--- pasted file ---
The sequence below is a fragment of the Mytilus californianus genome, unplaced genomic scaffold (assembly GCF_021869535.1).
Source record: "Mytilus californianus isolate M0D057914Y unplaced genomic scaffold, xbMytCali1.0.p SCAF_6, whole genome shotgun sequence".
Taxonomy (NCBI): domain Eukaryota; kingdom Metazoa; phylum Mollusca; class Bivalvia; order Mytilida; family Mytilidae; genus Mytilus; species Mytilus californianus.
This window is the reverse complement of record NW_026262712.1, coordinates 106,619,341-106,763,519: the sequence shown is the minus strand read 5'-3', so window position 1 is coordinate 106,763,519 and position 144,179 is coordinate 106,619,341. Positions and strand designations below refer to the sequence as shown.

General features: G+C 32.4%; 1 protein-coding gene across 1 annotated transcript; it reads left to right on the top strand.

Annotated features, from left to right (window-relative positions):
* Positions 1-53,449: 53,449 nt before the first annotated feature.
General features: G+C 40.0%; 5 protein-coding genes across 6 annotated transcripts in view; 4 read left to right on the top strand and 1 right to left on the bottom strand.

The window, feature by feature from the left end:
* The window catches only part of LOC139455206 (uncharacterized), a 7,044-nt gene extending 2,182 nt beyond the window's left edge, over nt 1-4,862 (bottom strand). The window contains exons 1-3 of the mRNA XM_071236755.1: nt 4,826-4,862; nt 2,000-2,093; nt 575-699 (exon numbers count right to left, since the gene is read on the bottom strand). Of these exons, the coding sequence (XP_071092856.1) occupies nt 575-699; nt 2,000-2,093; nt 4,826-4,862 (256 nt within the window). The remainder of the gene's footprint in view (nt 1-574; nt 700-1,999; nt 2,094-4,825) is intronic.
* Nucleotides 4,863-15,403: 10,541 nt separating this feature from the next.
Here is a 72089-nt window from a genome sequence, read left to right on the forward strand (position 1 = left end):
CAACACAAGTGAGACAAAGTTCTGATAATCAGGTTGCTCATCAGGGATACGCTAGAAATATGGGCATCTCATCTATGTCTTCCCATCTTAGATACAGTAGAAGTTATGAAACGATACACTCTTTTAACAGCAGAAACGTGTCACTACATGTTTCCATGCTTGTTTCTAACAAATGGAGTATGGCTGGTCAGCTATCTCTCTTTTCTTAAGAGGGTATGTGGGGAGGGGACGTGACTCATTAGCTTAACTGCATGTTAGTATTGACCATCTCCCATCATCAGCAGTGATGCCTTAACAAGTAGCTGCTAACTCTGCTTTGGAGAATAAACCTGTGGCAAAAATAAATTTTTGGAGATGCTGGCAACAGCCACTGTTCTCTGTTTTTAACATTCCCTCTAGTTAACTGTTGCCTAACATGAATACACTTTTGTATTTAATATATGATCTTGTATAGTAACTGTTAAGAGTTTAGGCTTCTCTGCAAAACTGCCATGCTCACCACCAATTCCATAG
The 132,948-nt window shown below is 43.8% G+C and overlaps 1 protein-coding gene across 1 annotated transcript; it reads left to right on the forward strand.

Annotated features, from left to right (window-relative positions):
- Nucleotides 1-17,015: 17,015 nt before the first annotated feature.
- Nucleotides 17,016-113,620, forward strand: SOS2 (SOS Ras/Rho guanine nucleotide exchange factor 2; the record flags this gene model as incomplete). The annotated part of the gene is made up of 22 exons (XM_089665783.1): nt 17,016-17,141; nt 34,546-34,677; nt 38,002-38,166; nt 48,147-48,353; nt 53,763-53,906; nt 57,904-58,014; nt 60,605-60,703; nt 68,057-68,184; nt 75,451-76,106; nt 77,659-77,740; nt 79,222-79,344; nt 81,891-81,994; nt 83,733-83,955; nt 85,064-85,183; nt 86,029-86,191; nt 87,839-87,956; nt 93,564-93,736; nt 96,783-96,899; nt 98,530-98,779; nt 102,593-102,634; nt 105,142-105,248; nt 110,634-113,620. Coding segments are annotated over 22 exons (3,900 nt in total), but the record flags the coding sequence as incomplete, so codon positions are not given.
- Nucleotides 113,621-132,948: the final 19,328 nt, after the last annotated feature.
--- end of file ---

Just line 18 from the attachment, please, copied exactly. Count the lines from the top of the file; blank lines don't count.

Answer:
- Nucleotides 113,621-132,948: the final 19,328 nt, after the last annotated feature.